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WhatsApp is the new tool for registering complaints with ASCI

India is growing. Technically, it has been a developing country since its independence. But in the present time, one can actually measure growth in terms of a lot of factors. One of those factors is having access to a phone. Another one of those factors is being socially active on platforms like Facebook, Twitter and WhatsApp. In this case, WhatsApp.

The Advertising Standards Council of India (ASCI) has chosen WhatsApp as their new mode of registering public complaints. A mobile number has been made available to the masses. The instructions are specifically to use the given number (i.e. +91 77100 12345) for any complaints regarding any advertisements that are currently making the rounds of Indian television.

One of ASCI’s prime jobs is to regulate and control any commercial or ad that the general public finds objectionable. However, complaints are not that easy a thing to register with the formalities that any association has in place. The new plan of using WhatsApp to submit objections is a brilliantly timed idea. It gives the general public a convenient and hassle free way to deal with the problems that they encounter while browsing their televisions.

At this point, ASCI has reported that complaints which have been registered through WhatsApp have taken over about twelve percent of the total lot of complaints that go for scrutiny in the Consumer Complaints Council. This can easily be pointed as a success.

It is expected that using a social platform like WhatsApp will prove to be very much helpful in spreading awareness among the masses. And the outlook so far has supported that expectation. The complaints, reports say, have been coming in from metro cities like Chennai as well as from cities like Bareilly. The people registering the complaints have also been found to be spread across a wide range of age group, from young college students to senior citizens.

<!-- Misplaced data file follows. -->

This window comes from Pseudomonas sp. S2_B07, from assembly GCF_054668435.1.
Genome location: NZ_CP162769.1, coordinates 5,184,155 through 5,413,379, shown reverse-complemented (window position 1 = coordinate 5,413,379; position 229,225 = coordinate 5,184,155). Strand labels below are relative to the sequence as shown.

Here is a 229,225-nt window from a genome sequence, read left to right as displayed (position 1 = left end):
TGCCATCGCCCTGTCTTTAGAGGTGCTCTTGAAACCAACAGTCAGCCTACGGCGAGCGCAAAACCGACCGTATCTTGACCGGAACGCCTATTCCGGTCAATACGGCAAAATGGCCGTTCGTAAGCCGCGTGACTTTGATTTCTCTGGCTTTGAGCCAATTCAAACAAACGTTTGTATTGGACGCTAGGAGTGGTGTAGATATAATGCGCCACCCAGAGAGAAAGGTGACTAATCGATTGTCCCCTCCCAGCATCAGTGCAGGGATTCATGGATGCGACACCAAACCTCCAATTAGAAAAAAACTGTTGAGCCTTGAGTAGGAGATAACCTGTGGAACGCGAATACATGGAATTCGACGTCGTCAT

This can be credited to the easily usable and friendly interface of WhatsApp which allows the use of both text and voice notes to deliver a message. It doesn’t require an e-mail or any site specific handle and nobody needs to be painfully technical to type or speak a message into their phones. The choice of this medium by ASCI pretty much explains itself with its manner of use and ease of access.

In the words of the chairman of ASCI, Benoy Roychowdhury, this method was implemented with the aim to provide an on-the-go means of service. It has a ‘whenever you need it, wherever you need it’ sort of approach and that is exactly what the association requires at this time. Another helpful aspect of the whole deal is that it could improve theinfluence of ASCI to areas where it wasn’t a thing before. Especially rural areas and remote areas will benefit from this scheme as it’d give them a means of unhindered communication. As it seems, the plan has already set about its task.

And within three months of its launch, this initiative has done well. Not only the customers but certain other associations have also appreciated this measure. These associations include Prasar Bharti, Ministry or Road, Transport and Highways and Ministry of Information and Broadcasting.

Using technology to integrate public services is quite a smart move and at this point and at this state of the country’s technological advancement, it can pave way for a lot of such similar actions.

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